Saturday, November 25

Andy's Guide: JPG's Resin C1-10P 'Chopper' 'Droid 1/12th scale kit finished with lots of upgrades & a killer paint job...

JPG Productions new C1-10P 'Chopper' Astromech Droid is selling through Tirydium Models, ever the Star Wars and even more so an Astromech 'Droid fan, Andy shows us how to upgrade & finish it like a show winner in today's article.

Painting & Finishing Guide: C1-10P 'Chopper' Astromech Droid
Manufacturer – JPG Productions
Original Master- Stephen Husser
Type – Resin Casting
Scale - 1/12
Price - £25 plus Shipping from Tirydium Models

Build Review Guide: JPG's C1-10P 'Chopper' 'Droid Resin 1/12th scale kit

Today: Andy paints & Finishes  JPG's C1-10P 'Chopper' 'Droid Resin 1/12th scale kit
It's been quite a while since we looked at Chopper, the cranky droid from Star Wars Rebels, in the in-box review, and his beeps and whistles of complaint at being ignored are getting irritating, so it's high time we got him built up and painted. First though, a little re-cap.
If you've never heard of Chopper before, then think of R2-D2 but slightly more anarchic and cheeky. He's a C1 Astromech, which is an older model (in the Star Wars universe) than R2 and the other droids we see in the movies. He's one of the principal cast in the animated 'Rebels' TV show, but has recently broken free of his small screen origins to make his live-action debut in Rogue One.
Chopper is JPG Productions second foray into Star Wars droid modelling, following on from their earlier Gonk and Mouse Droid set. He's a resin casting made up of just a few parts, so from a construction point of view, he's relatively straightforward, and he's scaled to fit in perfectly with the 1/12 droid models produced by Bandai. For the in-box review here on TMN, I did a quick dry-fit construction of the parts to see how he looked and, although a little rough around the edges in places, he certainly looked like the droid you're looking for (see what I did there?).
To bring the best out of him though, he's going to need a little refinement, so lets pull him back apart and see if we can give him a bit of an upgrade. First up I had a look at his head. From the box, there were a few poorly finished areas from the master model that needed to be addressed, such as the deep groove running around the top. In addition, the raised lip around the upper edge needed removing, and a panel line scribing in its place. Some of the other panel lines needed refining, and some were in the wrong place, so needed filling and re-scribing in the correct location.
To begin with, the grooves and other imperfections on the top of the head were filled with Cataloy car body filler, then wet sanded until smooth. It's always a good idea to wet sand when working with resin, as the dust isn't pleasant. Wet sanding will also leave a much better finish.
Although the raised rim around the top of the head needed to go, it did come in handy as a guide for scribing the panel line that would replace it. I simply ran the scribing tool around the bottom of the rim, slowly building up the depth of the groove over several passes. Once the new panel line was done, the rim could be carefully sliced away and sanded flush. In fact, the whole head was sanded, as the finish on the resin was quite rough in places.
With the head sanded and re-scribed, it was looking a lot better. Not perfect, but to get it any better I would have needed to fill and re-scribe every panel on the head. At this point I'd also removed the eyes and the mount for the scanner dish, as doing so made the sanding process much easier. That of course would mean that both would need replacing.
To make the replacement eyes, I sanded the end of a piece of 1mm diameter styrene rod to a rounded profile, and that was then slid into a short length of styrene tube, leaving the rounded end of the rod set back slightly from the end of the tube. Two of these were made, and then glued into holes I'd already drilled into the head where the original eyes had been.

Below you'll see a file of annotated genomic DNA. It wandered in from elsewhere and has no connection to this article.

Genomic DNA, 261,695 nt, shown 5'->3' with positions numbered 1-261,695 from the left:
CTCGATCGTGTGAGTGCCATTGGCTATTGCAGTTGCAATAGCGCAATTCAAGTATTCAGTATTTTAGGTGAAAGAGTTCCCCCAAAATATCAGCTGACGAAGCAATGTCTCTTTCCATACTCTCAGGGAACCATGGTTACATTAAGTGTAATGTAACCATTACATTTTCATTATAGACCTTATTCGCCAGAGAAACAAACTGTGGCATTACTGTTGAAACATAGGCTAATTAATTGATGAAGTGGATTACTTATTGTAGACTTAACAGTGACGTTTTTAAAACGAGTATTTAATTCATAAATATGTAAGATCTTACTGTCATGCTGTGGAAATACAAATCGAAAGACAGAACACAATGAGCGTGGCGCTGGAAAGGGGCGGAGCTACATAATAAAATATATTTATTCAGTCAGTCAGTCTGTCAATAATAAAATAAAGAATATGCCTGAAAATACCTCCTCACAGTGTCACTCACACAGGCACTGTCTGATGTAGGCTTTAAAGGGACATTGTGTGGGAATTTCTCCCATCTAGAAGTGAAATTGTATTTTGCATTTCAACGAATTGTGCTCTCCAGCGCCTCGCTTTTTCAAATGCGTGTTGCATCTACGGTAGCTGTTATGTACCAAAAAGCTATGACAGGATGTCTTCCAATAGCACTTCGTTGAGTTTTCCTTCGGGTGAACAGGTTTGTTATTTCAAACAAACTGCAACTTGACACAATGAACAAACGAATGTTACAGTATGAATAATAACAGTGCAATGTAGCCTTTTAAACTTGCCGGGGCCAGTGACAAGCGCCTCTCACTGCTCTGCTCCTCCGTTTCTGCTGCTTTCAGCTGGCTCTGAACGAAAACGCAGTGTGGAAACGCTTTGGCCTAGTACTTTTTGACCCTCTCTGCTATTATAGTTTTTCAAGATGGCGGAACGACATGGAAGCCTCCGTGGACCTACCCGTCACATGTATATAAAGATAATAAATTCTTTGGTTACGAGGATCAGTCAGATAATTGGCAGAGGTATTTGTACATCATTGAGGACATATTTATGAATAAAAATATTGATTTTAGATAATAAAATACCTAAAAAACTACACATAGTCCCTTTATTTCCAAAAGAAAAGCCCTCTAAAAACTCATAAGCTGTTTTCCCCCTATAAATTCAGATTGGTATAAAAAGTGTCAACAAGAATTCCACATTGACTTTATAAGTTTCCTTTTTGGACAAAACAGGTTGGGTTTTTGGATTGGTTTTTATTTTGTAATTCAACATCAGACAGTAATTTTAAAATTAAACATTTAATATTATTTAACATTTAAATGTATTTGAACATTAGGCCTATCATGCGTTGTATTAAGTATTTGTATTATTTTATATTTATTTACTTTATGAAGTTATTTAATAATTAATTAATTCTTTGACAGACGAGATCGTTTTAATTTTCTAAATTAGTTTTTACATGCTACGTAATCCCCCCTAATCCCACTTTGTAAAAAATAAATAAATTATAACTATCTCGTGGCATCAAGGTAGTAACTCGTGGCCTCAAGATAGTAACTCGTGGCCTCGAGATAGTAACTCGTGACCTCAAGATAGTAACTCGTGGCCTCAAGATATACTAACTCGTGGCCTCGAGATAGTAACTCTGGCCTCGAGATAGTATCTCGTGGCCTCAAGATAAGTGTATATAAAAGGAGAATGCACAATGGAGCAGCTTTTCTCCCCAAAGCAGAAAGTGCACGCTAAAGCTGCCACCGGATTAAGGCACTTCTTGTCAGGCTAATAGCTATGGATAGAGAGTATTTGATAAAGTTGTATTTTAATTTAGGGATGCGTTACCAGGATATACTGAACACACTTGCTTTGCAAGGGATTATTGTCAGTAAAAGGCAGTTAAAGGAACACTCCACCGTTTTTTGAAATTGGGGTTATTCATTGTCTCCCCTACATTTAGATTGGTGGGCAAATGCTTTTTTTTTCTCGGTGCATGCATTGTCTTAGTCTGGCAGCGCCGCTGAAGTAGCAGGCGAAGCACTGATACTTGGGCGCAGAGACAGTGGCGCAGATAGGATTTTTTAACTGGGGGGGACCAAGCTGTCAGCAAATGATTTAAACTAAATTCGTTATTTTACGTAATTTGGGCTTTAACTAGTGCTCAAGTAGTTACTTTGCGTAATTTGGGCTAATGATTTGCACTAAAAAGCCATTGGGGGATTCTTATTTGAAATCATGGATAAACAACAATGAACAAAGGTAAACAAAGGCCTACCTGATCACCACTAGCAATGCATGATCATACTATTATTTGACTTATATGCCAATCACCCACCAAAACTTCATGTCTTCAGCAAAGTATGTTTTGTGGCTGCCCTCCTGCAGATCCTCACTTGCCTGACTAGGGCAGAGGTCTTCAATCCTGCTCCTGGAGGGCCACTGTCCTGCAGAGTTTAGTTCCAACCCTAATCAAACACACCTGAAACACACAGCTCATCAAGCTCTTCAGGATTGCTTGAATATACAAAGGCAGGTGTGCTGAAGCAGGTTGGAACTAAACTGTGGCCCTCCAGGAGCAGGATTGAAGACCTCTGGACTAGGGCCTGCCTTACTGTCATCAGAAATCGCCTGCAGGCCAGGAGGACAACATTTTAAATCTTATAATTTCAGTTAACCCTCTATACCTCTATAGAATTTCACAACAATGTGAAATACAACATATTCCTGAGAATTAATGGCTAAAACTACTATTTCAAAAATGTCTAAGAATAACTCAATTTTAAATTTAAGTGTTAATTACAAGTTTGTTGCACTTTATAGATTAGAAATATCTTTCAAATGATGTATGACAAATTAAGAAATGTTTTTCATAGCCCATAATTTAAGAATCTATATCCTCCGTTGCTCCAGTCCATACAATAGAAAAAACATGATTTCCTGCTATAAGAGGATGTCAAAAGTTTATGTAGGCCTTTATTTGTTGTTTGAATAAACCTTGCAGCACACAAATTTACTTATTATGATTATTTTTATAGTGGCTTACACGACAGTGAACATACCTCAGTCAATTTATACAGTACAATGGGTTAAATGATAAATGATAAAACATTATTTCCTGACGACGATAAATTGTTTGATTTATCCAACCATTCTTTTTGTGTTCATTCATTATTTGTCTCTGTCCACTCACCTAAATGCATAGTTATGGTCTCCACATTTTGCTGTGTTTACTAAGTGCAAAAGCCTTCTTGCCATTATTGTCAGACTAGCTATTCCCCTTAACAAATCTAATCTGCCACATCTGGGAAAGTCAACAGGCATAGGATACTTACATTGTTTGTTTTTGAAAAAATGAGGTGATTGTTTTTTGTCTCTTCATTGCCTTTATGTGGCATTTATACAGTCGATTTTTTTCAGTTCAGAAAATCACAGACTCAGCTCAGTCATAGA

The third eye sensor, on the right-hand side, was created with a short length of brass tube glued into the existing hole, which needed to be drilled a little deeper to accommodate the tube. The new circular base for the sensor dish was a part taken from the spares box, and while not entirely accurate to the original, was slightly better than the kit's sensor base, which was a little misshapen.
The post for the sensor dish was made from a couple of sizes of styrene tube. The antenna on the dish was a length of brass rod, and the dish itself was another part from the spares box. Again, the kit part was a bit misshapen, and the post was very fragile. Mine had already snapped in two. You'll probably also notice that I scribed a round panel on top of Chop's head. This should actually be above the right-hand inset eye, rather than above the middle one. My mistake for not checking the references properly, but I left it as it was, since I didn't want to do any more filling and sanding now that the sensor base was in place.
I thought that would be enough remedial work for the head, but I still needed to refine the manipulator arms. The kits parts are quite rough, with a lot of tooling marks on the tapered forearm sections. At first, I thought I'd be able to get away with just sanding down the roughest areas, and leave it at that, but the more I looked at close-ups of the animation model, the more I realised that the arms were not really very accurate. In the end I decided that, to get anything close to the original, I'd have to remake them from scratch.
Most of the construction for the new arms was relatively simple. Just a matter of sliding various diameters of brass and styrene tube together. The tapered sections needed a little more work though. On the anime model, these sections have a straight taper from the elbow to the wrist with a panel line at either end.
If you've got a mini lathe, this would be a simple thing to make, but I don't have one. Instead I made do with the chuck of a mini drill to hold a short length of sprue, then used a craft knife blade to shave down the plastic to the correct taper. For the panels, I held the tip of the blade against the spinning sprue, and gently scored a groove at each end. It goes without saying that this is a slightly precarious procedure, so if you're going to try it, make sure to wear some eye protection, and don't use a piece of sprue longer than about 1½  inches, or the end will oscillate too much. Of course, if you do have a mini lathe, all this will be a lot simpler.